Plan today for fire safety
It may not feel that way this week, but winter is coming.
And winter is a prime time for household fires. Families spend more time indoors during the winter months, they cook almost exclusively indoors and they use heating systems that can increase the danger of fires in the home.
That’s why the National Fire Protection Association takes this week every year to remind people of the dangers of household fires during Fire Prevention Week, which this year is Oct. 8-14.
The NFPA’s theme this year is “Every Second Counts: Plan 2 Ways Out!” The theme was chosen to highlight both the split-second decisions that must be made during a household fire and the need for every member of a household to be aware of at least two routes of escape from any room in a home in case of a fire.
“Seconds can mean the difference between residents of our community escaping safely from a fire or having their lives end in tragedy,” the organization states on its website, www.nfpa.org, which is full of tips for making sure your home is safe and preparing for the possibility of a fire. Having an escape plan that everybody knows in advance can help make those seconds count.
The NFPA has the following suggestions aimed at making sure folks who have fires in their homes are able to escape safely:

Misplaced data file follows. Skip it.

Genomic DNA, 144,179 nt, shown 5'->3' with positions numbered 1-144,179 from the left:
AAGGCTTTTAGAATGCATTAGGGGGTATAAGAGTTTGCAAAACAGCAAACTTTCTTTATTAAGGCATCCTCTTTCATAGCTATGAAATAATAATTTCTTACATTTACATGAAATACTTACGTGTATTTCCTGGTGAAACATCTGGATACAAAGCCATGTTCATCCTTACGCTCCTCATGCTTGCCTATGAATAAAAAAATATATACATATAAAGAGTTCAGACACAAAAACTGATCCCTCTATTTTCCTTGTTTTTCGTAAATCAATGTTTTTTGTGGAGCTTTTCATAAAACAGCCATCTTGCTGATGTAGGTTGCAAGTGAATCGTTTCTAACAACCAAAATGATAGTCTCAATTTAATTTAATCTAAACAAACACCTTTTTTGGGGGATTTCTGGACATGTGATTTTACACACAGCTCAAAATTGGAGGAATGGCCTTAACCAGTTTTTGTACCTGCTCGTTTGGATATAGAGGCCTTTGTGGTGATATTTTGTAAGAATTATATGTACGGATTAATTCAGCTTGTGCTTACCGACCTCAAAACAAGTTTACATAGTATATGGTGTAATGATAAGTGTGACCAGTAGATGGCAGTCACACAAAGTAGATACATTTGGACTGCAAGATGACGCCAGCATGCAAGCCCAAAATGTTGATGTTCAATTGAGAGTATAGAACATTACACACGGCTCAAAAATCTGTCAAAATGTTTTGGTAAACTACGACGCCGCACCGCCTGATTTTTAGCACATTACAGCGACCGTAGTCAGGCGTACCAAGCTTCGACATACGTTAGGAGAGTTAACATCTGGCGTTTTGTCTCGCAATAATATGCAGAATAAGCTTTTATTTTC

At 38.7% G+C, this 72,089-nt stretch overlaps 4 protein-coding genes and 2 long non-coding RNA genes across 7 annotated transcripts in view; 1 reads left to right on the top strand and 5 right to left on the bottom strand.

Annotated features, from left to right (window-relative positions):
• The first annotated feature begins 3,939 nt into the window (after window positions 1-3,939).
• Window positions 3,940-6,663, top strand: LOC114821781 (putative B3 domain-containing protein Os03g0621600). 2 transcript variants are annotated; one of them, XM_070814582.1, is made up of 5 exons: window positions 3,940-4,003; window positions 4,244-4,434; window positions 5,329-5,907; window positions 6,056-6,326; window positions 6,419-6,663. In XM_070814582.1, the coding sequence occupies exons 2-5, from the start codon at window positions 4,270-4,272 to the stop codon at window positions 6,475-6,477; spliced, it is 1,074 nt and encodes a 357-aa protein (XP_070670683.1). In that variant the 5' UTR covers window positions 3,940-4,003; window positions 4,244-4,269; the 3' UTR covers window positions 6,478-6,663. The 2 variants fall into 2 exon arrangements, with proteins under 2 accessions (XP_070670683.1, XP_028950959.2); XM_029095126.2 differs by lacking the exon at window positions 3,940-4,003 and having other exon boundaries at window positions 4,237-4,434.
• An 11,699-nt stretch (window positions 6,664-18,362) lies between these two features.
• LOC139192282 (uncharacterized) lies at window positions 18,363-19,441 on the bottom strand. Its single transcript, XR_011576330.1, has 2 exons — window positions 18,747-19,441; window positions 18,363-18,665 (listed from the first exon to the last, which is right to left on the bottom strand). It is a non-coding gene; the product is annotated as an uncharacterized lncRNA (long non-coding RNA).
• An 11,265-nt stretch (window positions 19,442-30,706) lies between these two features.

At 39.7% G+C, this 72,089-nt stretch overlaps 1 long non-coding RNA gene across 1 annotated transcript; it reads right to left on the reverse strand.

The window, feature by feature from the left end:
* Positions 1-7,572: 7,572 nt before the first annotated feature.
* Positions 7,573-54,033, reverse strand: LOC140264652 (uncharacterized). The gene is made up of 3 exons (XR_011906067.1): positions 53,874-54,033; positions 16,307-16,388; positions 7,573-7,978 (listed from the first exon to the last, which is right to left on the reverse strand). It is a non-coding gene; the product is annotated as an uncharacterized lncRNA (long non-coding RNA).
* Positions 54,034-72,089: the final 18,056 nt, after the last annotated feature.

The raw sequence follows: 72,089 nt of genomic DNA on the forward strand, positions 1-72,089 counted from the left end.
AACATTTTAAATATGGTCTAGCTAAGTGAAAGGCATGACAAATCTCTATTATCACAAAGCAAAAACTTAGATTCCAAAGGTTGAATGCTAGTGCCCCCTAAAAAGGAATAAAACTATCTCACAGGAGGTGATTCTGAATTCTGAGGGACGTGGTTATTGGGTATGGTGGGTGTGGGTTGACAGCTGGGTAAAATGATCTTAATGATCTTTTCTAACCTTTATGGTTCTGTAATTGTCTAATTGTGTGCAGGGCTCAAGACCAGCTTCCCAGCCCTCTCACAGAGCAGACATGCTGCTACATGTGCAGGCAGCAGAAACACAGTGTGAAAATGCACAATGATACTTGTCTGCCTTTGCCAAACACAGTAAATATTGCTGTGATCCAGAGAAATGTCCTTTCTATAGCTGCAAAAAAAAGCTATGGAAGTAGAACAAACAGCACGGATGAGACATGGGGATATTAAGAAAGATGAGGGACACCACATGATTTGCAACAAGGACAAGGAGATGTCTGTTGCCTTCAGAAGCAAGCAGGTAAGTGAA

- Draw a map of your home with all members of your household, marking two exits from each room and a path to the outside from each exit.
- Practice your home fire drill twice a year. Conduct one at night and one during the day with everyone in your home, and practice using different ways out.
- Teach children how to escape on their own in case you can’t help them.
- Make sure the number of your home is clearly marked and easy for the fire department to find.
- Close doors behind you as you leave — this may slow the spread of smoke, heat and fire.
- Once you get outside, stay outside. Never go back inside a burning building.
To those suggestions, we would add the following: Make sure you have working smoke alarms on every floor of your home, outside every sleeping area and inside every sleeping room, and check the batteries in those alarms regularly, at least twice a year.
A little planning today can help avoid a tragedy later.